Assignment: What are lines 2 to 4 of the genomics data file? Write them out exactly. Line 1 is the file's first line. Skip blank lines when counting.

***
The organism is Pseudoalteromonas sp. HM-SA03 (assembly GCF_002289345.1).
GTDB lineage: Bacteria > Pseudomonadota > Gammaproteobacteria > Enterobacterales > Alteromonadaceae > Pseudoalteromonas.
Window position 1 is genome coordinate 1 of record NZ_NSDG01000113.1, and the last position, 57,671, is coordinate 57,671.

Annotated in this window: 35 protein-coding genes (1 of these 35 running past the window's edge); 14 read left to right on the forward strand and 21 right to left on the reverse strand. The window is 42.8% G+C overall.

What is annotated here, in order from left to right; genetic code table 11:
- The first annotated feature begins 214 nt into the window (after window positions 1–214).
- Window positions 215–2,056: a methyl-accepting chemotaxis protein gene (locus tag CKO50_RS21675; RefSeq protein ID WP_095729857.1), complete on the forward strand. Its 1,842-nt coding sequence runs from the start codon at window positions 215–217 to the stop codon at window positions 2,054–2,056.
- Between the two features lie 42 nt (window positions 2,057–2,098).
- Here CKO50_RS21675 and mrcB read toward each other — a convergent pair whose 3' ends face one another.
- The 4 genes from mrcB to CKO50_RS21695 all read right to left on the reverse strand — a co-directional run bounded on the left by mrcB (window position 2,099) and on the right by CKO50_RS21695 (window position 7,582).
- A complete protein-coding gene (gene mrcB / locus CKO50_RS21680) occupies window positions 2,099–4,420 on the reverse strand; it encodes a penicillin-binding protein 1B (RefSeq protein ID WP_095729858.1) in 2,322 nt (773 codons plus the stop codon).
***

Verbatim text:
GTDB lineage: Bacteria > Pseudomonadota > Gammaproteobacteria > Enterobacterales > Alteromonadaceae > Pseudoalteromonas.
Window position 1 is genome coordinate 1 of record NZ_NSDG01000113.1, and the last position, 57,671, is coordinate 57,671.

Annotated in this window: 35 protein-coding genes (1 of these 35 running past the window's edge); 14 read left to right on the forward strand and 21 right to left on the reverse strand. The window is 42.8% G+C overall.